Distance: 18 miles out and back
Elevation gain: 2660 ft
(A Best of the Best ride)
6/20 update: the Concow area has burned twice in recent years. There are two areas of noticeable burn on the ride—the first couple of miles after the Concow/Nelson Bar intersection, and the turn-around where the road turns to gravel. Between, the woods are intact and still lovely. And of course the road contour is unaffected. Still a great ride. JR
This little gem is one of the sweetest 18-mile rides you’ll ever do, and the best ride in the Chico/Oroville area. It’s a delightful roller-coaster back-country climb on glassy road surfaces through pretty foothills farms and woodland to a spot where the road turns to dirt. The road contour is constantly varied, up and down and back and forth, with no two climbs or curves the same, and it’s good riding in both directions. It’s also a workout—you’ll log almost 3000 ft of gain in less than 20 miles, with a few short pitches of 11-12%, but none of the climbs lasts long. It’s smoother and faster than the average back road, and you can touch 40 mph a time or two.
(To see an interactive version of the map/elevation profile, click on the ride name, upper left, wait for the new map to load, then click on the “full screen” icon, upper right.)
Begin at the intersection of Hwy 70 and Lunt Rd. The route is full-on up and down from the get-go, but there’s no place flat to warm up, which is an argument for riding the alternate route starting at Concow Rd. below. Assuming you’re starting at Lunt, ride straight down (and I do mean down—it’s a 40-mph descent) Lunt for a mile to a stop sign and a T. Go right onto Nelson Bar Rd. (signed) and follow it until it dead-ends at Concow Rd. Take Concow Rd. to the L and ride Concow to the end of the pavement. Nelson Bar is fairly coarse chipseal, but Concow is glass—inexplicable for such an unused dead-end road. Turn around and ride back.
Just east of the Concow Rd/Nelson Bar Rd intersection (uphill) on Concow is the Messilla Valley Schoolhouse, a classic old structure in good shape, moved at great expense from Messilla Valley (a few miles away) to its current location. The interior hasn’t been restored (it isn’t a school or a museum, just a modern meeting room), but it’s a pretty sight from the outside. There are bathrooms around back.
The visual highlight of the ride is Concow Lake, which you’ll parallel for a mile or so. It’s very pretty, and there are two access points to the water open to strangers, both marked on an unmissable billboard map at a big dirt parking lot. Beyond those two points it’s all private and posted and they don’t take kindly to trespassers.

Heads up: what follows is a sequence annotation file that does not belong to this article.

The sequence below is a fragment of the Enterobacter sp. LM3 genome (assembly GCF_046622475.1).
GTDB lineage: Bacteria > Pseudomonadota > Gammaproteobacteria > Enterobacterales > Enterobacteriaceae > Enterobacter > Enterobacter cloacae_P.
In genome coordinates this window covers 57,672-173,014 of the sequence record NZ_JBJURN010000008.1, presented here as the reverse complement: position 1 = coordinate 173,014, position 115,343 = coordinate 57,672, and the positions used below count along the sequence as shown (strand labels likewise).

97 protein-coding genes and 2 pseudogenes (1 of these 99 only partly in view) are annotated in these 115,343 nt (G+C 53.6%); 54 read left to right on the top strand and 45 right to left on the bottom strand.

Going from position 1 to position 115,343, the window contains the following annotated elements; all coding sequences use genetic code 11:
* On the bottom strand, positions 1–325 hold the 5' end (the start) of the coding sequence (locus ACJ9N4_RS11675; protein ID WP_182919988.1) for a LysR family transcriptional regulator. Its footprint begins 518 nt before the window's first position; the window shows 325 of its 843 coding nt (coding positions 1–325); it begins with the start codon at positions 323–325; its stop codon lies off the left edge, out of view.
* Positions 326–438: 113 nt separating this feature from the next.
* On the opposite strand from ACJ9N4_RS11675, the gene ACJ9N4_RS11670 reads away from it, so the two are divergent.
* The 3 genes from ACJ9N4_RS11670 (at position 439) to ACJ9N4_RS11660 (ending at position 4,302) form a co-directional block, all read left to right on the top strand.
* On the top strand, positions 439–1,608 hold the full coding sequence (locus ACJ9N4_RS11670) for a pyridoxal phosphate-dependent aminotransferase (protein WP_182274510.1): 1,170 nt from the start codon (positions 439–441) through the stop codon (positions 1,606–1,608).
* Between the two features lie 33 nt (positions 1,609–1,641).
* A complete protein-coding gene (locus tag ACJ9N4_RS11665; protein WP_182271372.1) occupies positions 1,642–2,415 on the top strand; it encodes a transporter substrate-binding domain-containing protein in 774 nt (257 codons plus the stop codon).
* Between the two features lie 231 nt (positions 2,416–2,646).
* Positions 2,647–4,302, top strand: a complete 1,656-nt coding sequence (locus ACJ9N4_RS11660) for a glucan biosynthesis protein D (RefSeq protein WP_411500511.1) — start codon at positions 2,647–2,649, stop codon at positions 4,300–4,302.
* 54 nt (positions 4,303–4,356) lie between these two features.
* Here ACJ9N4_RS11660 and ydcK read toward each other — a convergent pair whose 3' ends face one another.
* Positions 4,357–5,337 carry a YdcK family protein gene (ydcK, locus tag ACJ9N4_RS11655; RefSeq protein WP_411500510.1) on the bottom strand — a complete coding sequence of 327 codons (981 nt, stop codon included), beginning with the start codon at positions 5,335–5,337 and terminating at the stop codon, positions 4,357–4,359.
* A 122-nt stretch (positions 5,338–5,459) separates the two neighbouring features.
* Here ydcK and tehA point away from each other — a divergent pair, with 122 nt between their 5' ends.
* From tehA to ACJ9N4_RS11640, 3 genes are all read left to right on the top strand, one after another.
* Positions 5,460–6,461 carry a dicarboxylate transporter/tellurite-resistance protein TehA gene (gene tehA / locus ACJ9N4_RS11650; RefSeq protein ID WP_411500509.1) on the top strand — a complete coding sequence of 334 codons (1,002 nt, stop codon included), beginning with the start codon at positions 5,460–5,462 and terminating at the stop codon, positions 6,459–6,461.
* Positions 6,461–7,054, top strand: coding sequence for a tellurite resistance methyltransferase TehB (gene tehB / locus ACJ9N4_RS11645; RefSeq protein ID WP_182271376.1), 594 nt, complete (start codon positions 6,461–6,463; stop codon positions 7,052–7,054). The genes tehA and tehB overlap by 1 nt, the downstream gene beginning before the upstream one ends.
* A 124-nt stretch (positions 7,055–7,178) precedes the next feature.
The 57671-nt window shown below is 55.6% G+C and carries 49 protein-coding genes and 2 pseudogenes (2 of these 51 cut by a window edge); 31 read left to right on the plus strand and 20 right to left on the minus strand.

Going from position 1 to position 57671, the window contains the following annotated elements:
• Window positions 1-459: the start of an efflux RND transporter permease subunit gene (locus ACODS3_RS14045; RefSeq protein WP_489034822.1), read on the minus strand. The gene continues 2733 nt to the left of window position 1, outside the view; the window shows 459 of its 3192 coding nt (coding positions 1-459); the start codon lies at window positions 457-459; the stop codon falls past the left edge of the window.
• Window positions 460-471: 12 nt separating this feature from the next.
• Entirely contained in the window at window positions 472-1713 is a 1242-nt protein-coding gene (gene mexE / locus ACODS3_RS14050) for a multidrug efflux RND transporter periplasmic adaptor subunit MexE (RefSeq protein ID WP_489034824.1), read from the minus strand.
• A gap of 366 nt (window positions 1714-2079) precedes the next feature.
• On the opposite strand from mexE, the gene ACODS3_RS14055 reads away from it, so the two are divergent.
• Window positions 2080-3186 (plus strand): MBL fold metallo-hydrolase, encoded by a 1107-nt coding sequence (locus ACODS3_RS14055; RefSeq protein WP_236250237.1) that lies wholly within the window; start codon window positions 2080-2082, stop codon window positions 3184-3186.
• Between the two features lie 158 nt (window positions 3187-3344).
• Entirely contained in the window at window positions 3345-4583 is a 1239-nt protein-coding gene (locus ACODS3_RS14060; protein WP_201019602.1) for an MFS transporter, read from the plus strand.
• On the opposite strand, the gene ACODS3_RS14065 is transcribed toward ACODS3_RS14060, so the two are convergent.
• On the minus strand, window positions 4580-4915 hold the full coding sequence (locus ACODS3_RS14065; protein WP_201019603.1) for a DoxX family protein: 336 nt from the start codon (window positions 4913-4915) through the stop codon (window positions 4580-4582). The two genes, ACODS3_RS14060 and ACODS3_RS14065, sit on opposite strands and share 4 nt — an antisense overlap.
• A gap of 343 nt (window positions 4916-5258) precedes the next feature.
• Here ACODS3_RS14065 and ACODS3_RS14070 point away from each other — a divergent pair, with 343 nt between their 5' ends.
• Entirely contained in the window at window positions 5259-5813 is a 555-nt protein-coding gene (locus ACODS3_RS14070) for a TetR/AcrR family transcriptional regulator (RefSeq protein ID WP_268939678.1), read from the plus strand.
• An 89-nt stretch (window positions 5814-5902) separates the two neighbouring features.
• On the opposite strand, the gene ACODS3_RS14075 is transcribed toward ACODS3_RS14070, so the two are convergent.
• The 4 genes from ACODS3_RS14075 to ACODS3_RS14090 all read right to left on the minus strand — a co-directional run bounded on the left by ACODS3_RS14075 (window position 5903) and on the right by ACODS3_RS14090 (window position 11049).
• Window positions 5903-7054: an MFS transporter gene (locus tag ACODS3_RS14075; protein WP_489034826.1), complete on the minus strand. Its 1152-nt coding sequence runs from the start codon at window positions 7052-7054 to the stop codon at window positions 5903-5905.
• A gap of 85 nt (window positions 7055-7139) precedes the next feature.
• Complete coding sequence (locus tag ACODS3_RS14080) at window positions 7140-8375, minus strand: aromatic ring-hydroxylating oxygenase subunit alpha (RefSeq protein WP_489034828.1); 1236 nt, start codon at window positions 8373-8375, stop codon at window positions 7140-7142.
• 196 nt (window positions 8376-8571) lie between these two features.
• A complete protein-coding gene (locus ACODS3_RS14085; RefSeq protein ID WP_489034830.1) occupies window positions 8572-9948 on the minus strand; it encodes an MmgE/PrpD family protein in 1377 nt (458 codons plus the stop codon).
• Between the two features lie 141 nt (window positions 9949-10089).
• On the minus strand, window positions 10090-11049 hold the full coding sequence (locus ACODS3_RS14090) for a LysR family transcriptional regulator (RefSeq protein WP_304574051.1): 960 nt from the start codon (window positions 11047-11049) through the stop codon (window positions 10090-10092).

About a mile from the turn-around the road turns seriously up and stays that way until you hit gravel. When you turn around, that one-mile descent is steep, curvy, and always a bit gravelly, so it’s a technical challenge.
On the way back, watch for the R turn onto Nelson Bar Rd.—there’s a sign, but it’s easy to miss.
You have three options for riding back up to Hwy 70. You can go back the way you came down, on Lunt, which is the hardest climb of the three. Easier is to go stay on Concow all the way out—it’s a noticeably shallower pitch, and it’s shadier and more wooded. Easiest of all is to take Concow Rd. to just past the old school and go L on Pinkston Canyon Rd. (erroneously signed Pinkston Canyon Ct., which implies it’s a culture de sac). It’s a fairly featureless ride on solid, coarse chisel, but it’s mellow climbing and drops you on Hwy 70 with a short, quick descent back to your car.
Shortening the route: Start at the intersection of Nelson Bar and Concow Rd., or skip the climb right before the turn-around, or begin and end at the Concow Rd/Hwy 70 junction, skipping Nelson Bar Rd.
Adding miles: There’s a short spur off this route that adds a nice couple of miles. On the ride out, at the intersection of Lunt and Nelson Bar Rd, go L instead of R and ride to the dead end, then return. The road surface is a little rough.
There isn’t a lot of other good riding nearby. If you drive or ride up Hwy 70 a stone’s throw, Dark Canyon Rd. is on your R. It’s a straight-forward descent down a pretty little draw dead-ending at Oroville Lake, followed by the inevitable (and substantial) climb back out. The turn-off from 70 isn’t signed as Dark Canyon—check Googlemaps, because you’ve got a couple of turns to negotiate.
Hwy 70 to the southwest from Lunt is a dreadful ride—long interminable unvarying descents or climbs (depending on which way you’re going) on shoulders with 70-mph indifferent cars whizzing by. But if you head northeast on 70 from Lunt, you’ll climb about 3 more easy miles, then do a dramatic 5-mile descent down to the Feather River canyon. After you meet the river, you’ve got c. 40 miles of nearly flat, scenically stunning riding to the junction with Hwy 89. An established route is to ride to the last of the 3 tunnels (you can’t miss them) and turn around, because by then you’ve seen the most dramatic of the rock displays, though the scenery stays rewarding all the way to the junction. The river canyon also has several hydro-electric dams and a very active rail line, so if you’re part engineer or train guy you’ll be fascinated. It sounds like a perfect ride, but few cyclists do it, because the traffic is fast and heavy, the shoulder is non-existent, and the road contour is made for 60 mph (boring). There are a couple of rest-stop bathrooms along the route.
You intersect the Table Mountain loop a few miles down 70 to the south.
Afterthoughts: You can resupply at the Canyon Lakes Market (so-called because it’s not close to a canyon or a lake), aka the Dome Store, at the intersection of Hwy 70 and Concow Rd.
Past Concow Lake you’ll ride by a number of yards with barking dogs, but I’ve never encountered one that was loose.